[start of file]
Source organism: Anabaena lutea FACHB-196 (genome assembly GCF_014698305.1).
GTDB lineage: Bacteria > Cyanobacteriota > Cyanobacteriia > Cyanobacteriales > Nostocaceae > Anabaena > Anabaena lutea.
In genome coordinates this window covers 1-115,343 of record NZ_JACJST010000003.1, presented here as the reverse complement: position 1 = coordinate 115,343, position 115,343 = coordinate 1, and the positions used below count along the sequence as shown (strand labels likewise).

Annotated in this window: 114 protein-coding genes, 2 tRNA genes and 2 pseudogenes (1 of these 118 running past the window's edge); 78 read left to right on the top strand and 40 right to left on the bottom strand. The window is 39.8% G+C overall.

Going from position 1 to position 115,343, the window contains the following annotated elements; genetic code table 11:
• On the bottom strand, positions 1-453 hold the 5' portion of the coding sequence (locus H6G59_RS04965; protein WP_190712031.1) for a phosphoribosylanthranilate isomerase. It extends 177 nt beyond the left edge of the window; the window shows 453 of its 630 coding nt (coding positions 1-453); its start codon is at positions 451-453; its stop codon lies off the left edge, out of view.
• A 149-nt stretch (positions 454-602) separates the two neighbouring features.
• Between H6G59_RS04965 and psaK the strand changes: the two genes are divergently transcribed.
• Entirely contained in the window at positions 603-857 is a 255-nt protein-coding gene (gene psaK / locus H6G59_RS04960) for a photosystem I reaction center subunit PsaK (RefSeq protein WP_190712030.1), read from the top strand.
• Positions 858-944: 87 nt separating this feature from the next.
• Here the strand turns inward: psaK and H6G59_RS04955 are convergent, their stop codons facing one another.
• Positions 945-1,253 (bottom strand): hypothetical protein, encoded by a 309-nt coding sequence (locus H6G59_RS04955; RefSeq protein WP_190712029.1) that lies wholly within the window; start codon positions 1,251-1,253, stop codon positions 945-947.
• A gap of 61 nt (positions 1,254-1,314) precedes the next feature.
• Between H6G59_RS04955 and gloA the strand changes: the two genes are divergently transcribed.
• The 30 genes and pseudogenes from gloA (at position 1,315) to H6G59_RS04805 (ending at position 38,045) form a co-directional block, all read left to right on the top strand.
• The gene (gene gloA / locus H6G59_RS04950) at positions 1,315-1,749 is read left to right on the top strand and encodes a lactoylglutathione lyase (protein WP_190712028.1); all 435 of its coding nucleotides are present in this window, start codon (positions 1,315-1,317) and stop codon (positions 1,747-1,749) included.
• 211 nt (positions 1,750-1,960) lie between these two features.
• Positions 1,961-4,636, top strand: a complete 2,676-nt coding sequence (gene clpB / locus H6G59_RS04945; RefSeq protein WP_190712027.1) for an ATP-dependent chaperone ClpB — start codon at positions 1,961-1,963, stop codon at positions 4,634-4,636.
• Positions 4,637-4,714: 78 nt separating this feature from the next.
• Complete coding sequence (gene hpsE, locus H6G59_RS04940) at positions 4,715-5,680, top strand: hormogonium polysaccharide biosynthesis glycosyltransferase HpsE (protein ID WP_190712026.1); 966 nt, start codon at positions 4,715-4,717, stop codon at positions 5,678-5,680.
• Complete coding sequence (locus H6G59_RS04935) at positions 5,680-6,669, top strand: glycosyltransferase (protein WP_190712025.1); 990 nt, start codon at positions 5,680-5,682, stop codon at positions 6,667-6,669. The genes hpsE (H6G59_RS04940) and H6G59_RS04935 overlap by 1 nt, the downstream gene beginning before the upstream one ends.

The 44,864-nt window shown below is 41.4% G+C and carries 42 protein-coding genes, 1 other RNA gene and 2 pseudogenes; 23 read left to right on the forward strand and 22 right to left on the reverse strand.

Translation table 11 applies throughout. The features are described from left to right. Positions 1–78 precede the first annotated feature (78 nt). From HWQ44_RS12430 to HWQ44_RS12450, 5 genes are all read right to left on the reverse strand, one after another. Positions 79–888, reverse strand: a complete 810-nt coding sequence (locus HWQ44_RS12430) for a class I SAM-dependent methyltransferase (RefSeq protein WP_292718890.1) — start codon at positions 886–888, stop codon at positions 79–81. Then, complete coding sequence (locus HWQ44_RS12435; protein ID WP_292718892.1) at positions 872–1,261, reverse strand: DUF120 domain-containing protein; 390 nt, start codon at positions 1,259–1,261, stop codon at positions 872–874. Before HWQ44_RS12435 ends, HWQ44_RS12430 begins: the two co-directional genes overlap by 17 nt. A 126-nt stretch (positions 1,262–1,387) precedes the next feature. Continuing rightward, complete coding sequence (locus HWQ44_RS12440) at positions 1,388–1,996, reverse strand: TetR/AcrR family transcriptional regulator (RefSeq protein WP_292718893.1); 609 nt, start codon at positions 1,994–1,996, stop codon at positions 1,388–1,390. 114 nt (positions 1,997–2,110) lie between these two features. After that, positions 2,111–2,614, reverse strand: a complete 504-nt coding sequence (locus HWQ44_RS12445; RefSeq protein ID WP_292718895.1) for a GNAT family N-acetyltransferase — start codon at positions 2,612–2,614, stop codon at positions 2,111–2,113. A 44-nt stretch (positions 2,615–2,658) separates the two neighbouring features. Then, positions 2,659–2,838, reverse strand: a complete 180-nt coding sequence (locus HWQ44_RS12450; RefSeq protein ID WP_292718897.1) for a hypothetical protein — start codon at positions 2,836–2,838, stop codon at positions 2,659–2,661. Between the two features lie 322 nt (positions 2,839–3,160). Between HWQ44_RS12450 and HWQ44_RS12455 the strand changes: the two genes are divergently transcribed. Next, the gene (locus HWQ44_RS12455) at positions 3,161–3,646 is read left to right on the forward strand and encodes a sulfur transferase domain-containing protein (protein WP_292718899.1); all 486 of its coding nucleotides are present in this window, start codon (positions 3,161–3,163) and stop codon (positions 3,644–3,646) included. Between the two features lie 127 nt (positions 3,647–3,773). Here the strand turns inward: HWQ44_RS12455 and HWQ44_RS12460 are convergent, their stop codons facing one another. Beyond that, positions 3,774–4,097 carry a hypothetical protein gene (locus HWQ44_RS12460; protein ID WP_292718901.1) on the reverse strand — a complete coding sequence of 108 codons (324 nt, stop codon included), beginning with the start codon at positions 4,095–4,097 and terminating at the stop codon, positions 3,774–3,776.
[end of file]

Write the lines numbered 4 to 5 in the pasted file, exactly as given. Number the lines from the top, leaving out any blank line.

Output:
Annotated in this window: 114 protein-coding genes, 2 tRNA genes and 2 pseudogenes (1 of these 118 running past the window's edge); 78 read left to right on the top strand and 40 right to left on the bottom strand. The window is 39.8% G+C overall.

Going from position 1 to position 115,343, the window contains the following annotated elements; genetic code table 11: